You don’t need Jesus to have a good marriage. I wish that wasn’t true. It would be better for me if good marriages were only saved for those who believed in Jesus, obeyed him, and were clearly different than everyone else.

Yet it’s not the case. It is very possible to have a happy, healthy, and vibrant marriage without any connection with Christ.

However, faith in Jesus should create at least one major difference between a couple who does not believe and one who does.

If you are a follower of Jesus Christ, you believe:

marriage is God-ordained

your vows were made not only to each other but also to God

at minimum God allowed you to marry your spouse and at maximum He created him or her specifically for you

every command given to the church can also be applied to your marriage for its benefit

your relationship symbolizes God and the church serving as a testimony to the world of God’s love.

All of this reveals what should be the major difference between marriages of believers vs. those of non-believers:

Because marriage is part of God’s sovereign plan, a follower of Jesus desires a relationship which thrives, not just a relationship which survives.

They may not always experience a thriving relationship. Believers can struggle just as much as unbelievers. When faith is only present via words and not actions, marriages between people who claim to be Christians can actually be far worse than those between non-believers. (See: Does Being a Christian Hurt Your Marriage?)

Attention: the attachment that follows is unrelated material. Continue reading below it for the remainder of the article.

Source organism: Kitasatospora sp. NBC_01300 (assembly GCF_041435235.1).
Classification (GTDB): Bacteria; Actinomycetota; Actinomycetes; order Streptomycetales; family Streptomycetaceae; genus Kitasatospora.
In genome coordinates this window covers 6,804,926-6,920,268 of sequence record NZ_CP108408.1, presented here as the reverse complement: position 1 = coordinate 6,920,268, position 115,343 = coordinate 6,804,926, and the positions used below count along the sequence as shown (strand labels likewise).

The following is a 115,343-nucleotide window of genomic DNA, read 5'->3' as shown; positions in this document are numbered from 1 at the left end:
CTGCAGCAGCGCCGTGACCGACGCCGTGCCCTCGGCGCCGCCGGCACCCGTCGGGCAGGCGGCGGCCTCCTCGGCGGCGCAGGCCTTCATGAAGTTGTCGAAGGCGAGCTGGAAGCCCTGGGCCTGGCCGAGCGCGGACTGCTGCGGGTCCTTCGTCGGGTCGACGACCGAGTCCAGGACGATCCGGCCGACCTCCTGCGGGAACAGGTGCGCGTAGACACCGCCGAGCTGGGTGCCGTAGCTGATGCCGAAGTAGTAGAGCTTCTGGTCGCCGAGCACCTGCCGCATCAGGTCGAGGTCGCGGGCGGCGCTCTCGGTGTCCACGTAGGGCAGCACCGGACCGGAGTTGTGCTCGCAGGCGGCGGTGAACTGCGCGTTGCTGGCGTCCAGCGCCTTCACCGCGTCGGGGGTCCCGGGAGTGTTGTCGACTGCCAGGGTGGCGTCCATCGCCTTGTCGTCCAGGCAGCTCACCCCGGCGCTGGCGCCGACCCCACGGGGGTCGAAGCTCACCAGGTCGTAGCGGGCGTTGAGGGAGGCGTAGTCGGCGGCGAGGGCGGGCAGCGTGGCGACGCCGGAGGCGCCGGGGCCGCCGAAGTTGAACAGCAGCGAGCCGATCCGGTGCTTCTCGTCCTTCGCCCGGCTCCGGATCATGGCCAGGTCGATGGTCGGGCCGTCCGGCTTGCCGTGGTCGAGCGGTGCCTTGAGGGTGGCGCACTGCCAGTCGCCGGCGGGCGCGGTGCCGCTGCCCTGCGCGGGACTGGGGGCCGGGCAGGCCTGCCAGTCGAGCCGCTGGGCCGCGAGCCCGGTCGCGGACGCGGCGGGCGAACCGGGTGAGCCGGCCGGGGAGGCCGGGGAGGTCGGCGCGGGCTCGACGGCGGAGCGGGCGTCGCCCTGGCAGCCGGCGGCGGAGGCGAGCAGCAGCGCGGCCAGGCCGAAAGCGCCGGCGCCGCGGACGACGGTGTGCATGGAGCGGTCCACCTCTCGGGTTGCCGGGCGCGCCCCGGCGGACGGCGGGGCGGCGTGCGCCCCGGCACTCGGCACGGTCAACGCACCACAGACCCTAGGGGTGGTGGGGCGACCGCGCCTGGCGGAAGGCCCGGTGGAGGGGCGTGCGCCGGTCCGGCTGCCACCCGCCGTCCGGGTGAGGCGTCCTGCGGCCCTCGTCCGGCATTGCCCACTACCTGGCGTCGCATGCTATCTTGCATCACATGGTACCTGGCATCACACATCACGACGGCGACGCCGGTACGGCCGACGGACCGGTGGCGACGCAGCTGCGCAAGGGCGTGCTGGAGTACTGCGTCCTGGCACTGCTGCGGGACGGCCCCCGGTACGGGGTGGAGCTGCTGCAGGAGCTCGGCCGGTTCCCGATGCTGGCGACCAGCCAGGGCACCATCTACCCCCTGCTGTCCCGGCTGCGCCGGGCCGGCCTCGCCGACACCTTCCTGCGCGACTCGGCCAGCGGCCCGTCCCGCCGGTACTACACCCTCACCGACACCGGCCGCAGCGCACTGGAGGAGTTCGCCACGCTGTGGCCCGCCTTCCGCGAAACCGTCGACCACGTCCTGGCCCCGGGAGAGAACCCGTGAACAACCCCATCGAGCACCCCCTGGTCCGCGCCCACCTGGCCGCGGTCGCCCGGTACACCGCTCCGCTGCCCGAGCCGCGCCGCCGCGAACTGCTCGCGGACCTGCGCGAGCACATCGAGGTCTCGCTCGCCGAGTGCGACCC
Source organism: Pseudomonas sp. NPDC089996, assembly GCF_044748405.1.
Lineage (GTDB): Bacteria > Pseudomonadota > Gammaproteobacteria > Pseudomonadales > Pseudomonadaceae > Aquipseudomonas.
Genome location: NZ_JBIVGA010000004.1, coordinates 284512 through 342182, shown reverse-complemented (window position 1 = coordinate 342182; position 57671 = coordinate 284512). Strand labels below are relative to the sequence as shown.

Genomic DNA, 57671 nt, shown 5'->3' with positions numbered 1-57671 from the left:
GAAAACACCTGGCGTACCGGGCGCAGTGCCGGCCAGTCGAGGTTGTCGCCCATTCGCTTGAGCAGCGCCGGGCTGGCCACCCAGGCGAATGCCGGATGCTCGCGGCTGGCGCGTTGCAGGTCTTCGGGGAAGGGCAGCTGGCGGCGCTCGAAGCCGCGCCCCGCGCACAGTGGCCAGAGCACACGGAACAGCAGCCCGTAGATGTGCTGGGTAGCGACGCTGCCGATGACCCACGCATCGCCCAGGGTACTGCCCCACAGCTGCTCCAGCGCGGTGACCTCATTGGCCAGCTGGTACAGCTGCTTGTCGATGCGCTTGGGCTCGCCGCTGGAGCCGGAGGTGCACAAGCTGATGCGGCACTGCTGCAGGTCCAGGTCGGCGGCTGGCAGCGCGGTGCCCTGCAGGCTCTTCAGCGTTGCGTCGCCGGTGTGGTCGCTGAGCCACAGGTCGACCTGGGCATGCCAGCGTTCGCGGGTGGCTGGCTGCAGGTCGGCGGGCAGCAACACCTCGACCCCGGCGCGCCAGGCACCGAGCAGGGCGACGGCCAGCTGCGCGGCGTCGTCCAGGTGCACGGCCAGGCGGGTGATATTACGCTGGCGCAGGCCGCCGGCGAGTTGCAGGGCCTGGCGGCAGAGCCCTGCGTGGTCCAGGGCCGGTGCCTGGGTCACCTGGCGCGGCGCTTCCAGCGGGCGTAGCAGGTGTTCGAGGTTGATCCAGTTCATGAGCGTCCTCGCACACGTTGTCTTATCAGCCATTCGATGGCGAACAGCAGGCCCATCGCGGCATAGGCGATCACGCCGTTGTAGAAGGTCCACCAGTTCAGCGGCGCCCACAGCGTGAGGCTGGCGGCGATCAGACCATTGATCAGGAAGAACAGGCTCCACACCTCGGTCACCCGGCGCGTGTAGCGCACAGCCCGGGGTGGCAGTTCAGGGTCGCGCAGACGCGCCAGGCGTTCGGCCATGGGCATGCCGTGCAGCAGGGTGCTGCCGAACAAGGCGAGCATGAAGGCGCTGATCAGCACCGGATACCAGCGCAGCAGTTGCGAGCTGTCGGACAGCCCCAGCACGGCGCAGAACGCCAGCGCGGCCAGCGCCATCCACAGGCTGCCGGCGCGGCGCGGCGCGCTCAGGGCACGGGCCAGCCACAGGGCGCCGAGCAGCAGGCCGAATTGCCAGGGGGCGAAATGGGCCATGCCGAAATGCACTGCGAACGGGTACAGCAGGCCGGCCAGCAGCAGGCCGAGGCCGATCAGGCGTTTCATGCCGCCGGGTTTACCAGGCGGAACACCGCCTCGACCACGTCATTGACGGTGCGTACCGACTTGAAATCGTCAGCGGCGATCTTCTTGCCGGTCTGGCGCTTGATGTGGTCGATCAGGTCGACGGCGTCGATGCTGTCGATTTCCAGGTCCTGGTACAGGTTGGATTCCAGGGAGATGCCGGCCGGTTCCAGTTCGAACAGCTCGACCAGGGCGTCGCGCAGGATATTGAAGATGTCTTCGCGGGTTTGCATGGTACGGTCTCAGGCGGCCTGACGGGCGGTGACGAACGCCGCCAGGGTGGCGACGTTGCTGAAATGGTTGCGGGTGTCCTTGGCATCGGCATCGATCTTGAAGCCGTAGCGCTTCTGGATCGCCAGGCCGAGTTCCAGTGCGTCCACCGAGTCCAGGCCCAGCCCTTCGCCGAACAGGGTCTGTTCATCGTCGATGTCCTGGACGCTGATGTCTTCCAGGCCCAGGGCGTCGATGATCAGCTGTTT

However, if a couple takes their faith seriously and is trying to live a life in grateful response to what God has done on their behalf through Jesus, those believers will not be content with a second-rate marriage but will do everything in their power to seek a marriage which brings the most glory to God by loving, serving, and forgiving one another. When we lose sight of God’s eternal plan for marriage, we can easily grow content with a relationship that just survives rather than pursuing one which thrives.

Are you content with an average or below average marriage? If so, you haven’t given up on your spouse or yourself, you have given up on God. (See: Change Your Marriage Today)

Yet if you believe in God, if you realize you are a recipient of his grace, if both spouses are attempting to grow in their spiritual lives, and if you see marriage as one platform through which God can use you to make his love known, a couple will NEVER grow apathetic about the state of their marriage.